So then, what would it take to tank the real estate market if it has nothing to do with real estate? It would take something terrible to happen with the economy…..meaning something bigger and broader than just the real estate market that is like a Tsunami and wipes out everything in it’s path. Let’s hope that doesn’t happen any time soon!

Should I buy if I know I won’t keep the place for long?

Back when the market was bad, I would always tell people not to buy a house unless they did not know exactly how long they would own it. If they knew they would only be in town for 2-3 years max, my advice was to rent. Same for “Kiddie Condos” too where a parent buys a condo verses renting an apartment or paying for a dorm for 4 years.

Back then the only variable was the housing market. Inflation was flat. Today is a LOT different. The value of the property AND inflation are both variables that are poised to benefit you in this situation. All the major players are predicting both housing prices to continue to rise and inflation to rise in the near future. That’s a double bonus for you and really for anybody buying any asset right now. Buy now at today’s lower price and pay it back with deflated dollars through a mortgage. It doesn’t get any better than that.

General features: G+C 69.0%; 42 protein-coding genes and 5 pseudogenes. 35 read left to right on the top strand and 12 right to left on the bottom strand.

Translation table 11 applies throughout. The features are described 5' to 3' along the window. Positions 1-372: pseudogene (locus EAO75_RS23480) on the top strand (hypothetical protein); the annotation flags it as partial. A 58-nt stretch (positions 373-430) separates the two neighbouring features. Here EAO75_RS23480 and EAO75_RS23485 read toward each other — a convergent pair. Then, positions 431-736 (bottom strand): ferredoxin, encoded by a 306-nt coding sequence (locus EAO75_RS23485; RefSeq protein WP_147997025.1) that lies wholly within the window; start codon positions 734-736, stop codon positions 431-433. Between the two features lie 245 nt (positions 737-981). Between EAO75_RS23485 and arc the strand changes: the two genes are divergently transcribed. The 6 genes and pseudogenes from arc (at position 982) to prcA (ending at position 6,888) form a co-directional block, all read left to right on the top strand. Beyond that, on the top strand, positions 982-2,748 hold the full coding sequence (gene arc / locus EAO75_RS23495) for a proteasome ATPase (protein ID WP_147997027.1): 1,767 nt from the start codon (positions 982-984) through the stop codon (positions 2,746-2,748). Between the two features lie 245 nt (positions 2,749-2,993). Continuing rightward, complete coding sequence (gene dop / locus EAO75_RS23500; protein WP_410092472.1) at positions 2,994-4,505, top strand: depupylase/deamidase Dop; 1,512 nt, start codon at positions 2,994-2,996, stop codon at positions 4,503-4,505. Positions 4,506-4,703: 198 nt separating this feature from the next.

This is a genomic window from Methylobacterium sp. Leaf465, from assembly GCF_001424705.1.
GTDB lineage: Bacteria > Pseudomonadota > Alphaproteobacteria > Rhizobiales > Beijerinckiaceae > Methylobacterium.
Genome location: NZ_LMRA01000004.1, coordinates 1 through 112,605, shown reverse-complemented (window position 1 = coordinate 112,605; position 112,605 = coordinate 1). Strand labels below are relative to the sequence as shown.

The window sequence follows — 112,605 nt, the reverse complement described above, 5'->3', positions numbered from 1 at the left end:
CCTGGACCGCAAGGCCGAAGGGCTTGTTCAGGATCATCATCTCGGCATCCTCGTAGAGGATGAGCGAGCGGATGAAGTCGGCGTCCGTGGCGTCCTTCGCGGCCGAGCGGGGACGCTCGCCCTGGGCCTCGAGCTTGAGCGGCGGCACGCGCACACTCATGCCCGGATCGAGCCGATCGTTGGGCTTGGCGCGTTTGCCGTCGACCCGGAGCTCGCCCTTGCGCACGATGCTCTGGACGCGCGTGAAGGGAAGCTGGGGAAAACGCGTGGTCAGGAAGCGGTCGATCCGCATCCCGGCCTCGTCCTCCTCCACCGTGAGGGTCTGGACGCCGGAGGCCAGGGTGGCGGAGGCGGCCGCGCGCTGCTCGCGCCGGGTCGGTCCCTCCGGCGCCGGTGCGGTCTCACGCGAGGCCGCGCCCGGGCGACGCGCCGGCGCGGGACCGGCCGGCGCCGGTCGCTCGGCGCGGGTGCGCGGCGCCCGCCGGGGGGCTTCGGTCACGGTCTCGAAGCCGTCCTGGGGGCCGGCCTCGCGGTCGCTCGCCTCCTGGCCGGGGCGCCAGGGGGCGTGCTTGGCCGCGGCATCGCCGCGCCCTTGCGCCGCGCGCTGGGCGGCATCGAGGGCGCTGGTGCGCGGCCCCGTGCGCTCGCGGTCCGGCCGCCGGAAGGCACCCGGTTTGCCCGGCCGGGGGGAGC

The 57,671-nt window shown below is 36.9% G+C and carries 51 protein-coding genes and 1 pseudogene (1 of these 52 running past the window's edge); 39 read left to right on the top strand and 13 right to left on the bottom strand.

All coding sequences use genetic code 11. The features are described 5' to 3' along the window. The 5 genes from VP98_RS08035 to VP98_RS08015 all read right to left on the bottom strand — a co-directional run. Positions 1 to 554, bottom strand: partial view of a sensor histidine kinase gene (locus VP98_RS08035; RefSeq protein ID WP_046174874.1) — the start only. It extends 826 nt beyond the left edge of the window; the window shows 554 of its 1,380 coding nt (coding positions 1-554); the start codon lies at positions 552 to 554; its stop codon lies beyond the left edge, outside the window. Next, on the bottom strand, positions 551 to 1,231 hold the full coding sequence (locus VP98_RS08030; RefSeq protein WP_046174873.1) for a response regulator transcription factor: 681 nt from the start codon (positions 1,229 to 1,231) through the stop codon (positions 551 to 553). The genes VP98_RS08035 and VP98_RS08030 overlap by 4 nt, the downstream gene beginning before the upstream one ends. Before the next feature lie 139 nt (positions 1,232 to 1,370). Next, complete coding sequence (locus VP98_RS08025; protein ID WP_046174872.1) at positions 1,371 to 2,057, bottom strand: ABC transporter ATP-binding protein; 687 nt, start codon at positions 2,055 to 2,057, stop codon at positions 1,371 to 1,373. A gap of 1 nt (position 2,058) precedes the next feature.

Many people seemed to enjoy my last two posts about my weight loss journey. I’m thinking I might include a little bit more stuff that’s going through my mind these days. I’ve gone through a lot of changes and unfortunately I’m now old enough to want to share my experiences and wisdom gained along the way.

Growing up, I always had a lot of anxieties. Sometimes they would be really debilitating. Couple anxiety with a mind that never turns off and it gets worse. I know a lot of people with what is now called high functioning anxiety. I am hoping this helps them.

I think two things helped me out the most.

The first was that I was able to train my mind to separate my perception of reality FROM reality. When I would get anxious about something, I would tell myself “Okay John, this is what you FEEL is happening but this is what is REALLY happening.” It sort of switched my response from being emotional to logical.